Trends & Quick Takes
Who Makes the Fastest PC?
Macworld devoted six pages to a December 2003 cover story on this issue: “The race is on,” by Jonathan Seff. It starts with an interesting statement, given the claims of Mac owners and Apple itself: “Until a few months ago, a race between a Mac and a PC wasn’t much of a race at all. Macs were fast—but PCs were usually faster.” Now, there are finally PowerPC CPUs running at 2GHz—and the 64-bit G5, used in a dual-processor model, might give the best desktop Windows systems a run for their money. Steve Jobs introduced the machines by stating flat-out that the Power Mac G5 was the world’s fastest personal computer, period.
Is the claim justified? That’s the focus of this test report, which involved both PC World and Macworld. Apple’s three top Power Macs were tested against a range of similarly configured Windows systems—but two of the three Windows competitors weren’t Intel-based. One was, an Alienware 3.2GHz Pentium 4, but the others were an Alienware 2.2GHz Athlon 64 FX-51 (running AMD’s 64-bit Athlon) and a Polywell workstations using two 2GHz AMD Opteron CPUs. Knowledgeable Windows users will note immediately that the comparison uses unusually expensive Windows PCs, while Mac folks will look at the price table and complain that the Windows machines were more expensive than the Macs.
What about the tests? They ran six in all, four using popular applications available for both platforms, two using “comparable” tasks but running different software. For the four same-application tests, the results are fairly straightforward. On Adobe Photoshop, the Polywell was faster than any of the Macs while the two Alienwares came in behind the speediest Mac (oddly, the cheapest of the three Macs did the best on all four same-application tests). With Microsoft Word, there was no contest: all three Windows systems ran substantially faster than any of the Macs, typically taking about half as long to perform tasks. Quake III, measured for frame rates, was odd: The two Alienware systems ran faster than any of the Macs, while the Polywell came in just behind the fastest Mac. Finally, Adobe Premiere looked a lot like Microsoft Word: All three Windows machines ran faster than any of the Macs.
Time to bring in tasks that don’t have identical software. They tried encoding CD tracks (already copied to hard disk in uncompressed WAV or AIFF form) to 128K MP3, using MusicMatch Plus on the PCs, iTunes on the Macs. They dropped the single Intel system from this and the final test. The results, noting that MusicMatch doesn’t use the second Polywell CPU: 38 seconds (to encode 45 minutes of music!) on the Alienware as compared to 74 seconds on the fastest Mac.
Then they tried MPEG-2 encoding—comparing Apple’s Compressor with Adobe Premiere Pro and Pinnacle Studio 8. Lo and behold, the Mac finally won a test: Encoding a 6 minute video took 6:04 on the fastest Mac, 11:14 on the fastest PC.
I have no problem with Jonathan Seff’s conclusions—and it’s worth noting the first half of his second conclusion, given Steve Job’s claim. His first conclusion is that the speed debate frequently comes down to your planned use and that creative professionals do well with Macs. I’ve always assumed that most full-time graphics/video professionals who use desktop computers at all, as opposed to the fading world of graphics workstations, are more likely to use Macs. Second: “even if the Power Mac isn’t the fastest personal computer in the world, as Apple boasted this summer, it can certainly hold its own against similar PCs.” [Emphasis added.] And Apple “has made great strides in closing the performance gap”—but both camps will be increasing processor speed.
Oddly enough, PC Magazine’s more limited comparison shows the Power Mac G5 in a better light, faster than a two-CPU Windows system on three of five tests (and barely slower on a fourth). That may be because the PC comparison used two Intel Xeon 3.06GHz CPUs or because PC’s choice of tests was friendlier to the Mac.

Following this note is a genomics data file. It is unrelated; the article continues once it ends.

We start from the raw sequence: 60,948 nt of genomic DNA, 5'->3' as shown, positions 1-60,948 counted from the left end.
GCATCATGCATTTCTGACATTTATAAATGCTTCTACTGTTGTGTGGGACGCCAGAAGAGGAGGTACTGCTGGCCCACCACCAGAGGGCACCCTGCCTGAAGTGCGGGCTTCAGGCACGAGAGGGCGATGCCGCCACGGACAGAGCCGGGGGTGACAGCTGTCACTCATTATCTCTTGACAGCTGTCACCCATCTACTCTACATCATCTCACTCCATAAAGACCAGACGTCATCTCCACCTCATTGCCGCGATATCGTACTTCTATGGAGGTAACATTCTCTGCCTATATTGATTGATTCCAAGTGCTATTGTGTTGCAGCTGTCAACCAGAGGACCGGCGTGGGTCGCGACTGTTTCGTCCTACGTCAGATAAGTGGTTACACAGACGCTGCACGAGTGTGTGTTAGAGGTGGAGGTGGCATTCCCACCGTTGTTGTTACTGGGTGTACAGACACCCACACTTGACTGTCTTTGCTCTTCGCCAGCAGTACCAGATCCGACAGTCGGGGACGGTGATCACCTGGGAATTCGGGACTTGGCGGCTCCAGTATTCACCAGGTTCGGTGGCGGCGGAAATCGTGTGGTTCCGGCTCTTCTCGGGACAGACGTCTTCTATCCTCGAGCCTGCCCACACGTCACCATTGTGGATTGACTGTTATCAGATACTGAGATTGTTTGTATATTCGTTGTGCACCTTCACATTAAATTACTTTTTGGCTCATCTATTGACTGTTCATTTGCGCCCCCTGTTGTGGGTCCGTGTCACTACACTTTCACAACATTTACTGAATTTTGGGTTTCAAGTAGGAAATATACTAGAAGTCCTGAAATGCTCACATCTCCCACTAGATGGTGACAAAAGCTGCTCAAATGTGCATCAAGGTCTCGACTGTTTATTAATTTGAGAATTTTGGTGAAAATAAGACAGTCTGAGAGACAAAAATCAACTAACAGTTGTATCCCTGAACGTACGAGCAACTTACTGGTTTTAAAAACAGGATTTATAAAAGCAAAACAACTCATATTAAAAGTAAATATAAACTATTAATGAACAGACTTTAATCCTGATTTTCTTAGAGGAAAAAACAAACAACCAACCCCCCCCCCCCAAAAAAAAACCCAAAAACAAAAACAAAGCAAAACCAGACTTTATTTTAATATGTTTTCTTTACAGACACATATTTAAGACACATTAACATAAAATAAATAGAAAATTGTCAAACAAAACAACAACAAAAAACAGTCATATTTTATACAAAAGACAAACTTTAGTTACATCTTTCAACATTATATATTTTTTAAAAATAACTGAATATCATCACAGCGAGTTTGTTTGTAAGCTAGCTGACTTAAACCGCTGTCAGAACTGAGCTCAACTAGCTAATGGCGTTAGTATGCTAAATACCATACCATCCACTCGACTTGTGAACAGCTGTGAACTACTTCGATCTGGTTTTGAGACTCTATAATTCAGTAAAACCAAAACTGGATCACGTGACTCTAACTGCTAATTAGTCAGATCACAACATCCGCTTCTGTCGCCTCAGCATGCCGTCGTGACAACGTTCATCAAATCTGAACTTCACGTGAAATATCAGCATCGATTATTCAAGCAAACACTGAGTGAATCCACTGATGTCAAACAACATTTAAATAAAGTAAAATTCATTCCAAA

PC World published another reliability and service report card in its December 2003 issue, based on two surveys of 32,000 subscribers: One covering desktop and notebook computers, one covering “other popular devices.”
PC reliability and service seems to be improving—and, not surprisingly, most peripherals have fewer problems than PCs themselves. The bad news is that no PC manufacturer earned an Outstanding overall score for either notebooks or desktops. Dell, EMachines, Gateway, IBM, independent shops, and Sony all earned Good desktop scores; Compaq and HP scored Fair; no other brands garnered enough responses. The Good store for EMachines is a triumph of sorts, given early experience with these low-end systems.
For notebooks, Dell, Gateway, IBM, and Toshiba all earned Good; Sony, Compaq, and HP scored Fair.
Printers show a truly surprising change. Namely, the sole Outstanding rating among printers (for reliability only: there weren’t enough service responses to judge peripherals) is Samsung, while Brother, Canon, Epson, and HP all show up as Good. Dell, Lexmark, Minolta earn Fair; Xerox/Tektronix earns an unfortunate Poor score.
Digital cameras also surprised me slightly: Sony is the sole Outstanding score. Most of the usual suspects show up as Good: Canon, Fujifilm, HP, Kodak, Minolta, Nikon, and Olympus. Casio, Panasonic, and Toshiba limp in at Fair, with Logitech and Polaroid earning Poor ratings. (I must admit that I wouldn’t think of Logitech or Polaroid as serious digital camera players, although Logitech certainly makes inexpensive webcams.)
Belkin won’t be happy with the wireless gateway ratings: It’s the only Poor. Netgear is the only Good, with D-Link, Linksys, Microsoft, and SMC all Fair.
Finally, there are no outstanding reliability scores for PDAs—which, if you think of them as subnotebooks, is consistent. Handspring, Palm, and Sony all earn Good; Casio, Compaq, Dell, HP, and Toshiba earn Fair scores.
Ø Here’s a curious one: Bill Machrone’s October 28, 2003 “Extreme Tech” column in PC Magazine. He reports on an acquaintance having problems with her 19" CRT display—it started jittering after she had it for a while. A replacement did the same thing. She knew people at the manufacturer (NEC-Mitsubishi), and when she sent it in to be checked over it was pronounced in perfect working order. So what was going on? Turns out she uses a Northern Light SADelite, a high-intensity fluorescent desk lamp for people with “sunlight-affective disorder.” When she sent the lamp to her contact at NEC-Mitsubishi, they discovered that the ballast wasn’t approved for indoor use, there was no FCC approval label, the ground terminal on the ballast wasn’t connected to anything, and the AC cord wasn’t shielded. The NEC tech sent the lamp to Machrone. Before running field emissions tests, he did a simple “test”—turning on the light near radios and TV. “I could hear it all over the AM spectrum; it wiped out channels 2 through 6 on the TV and was audible on half the FM spectrum.” Emissions analysis confirmed what informal testing proved—this was one noisy lamp, quite probably capable of causing a nearby CRT to jitter. Any unusual lamps around your PCs?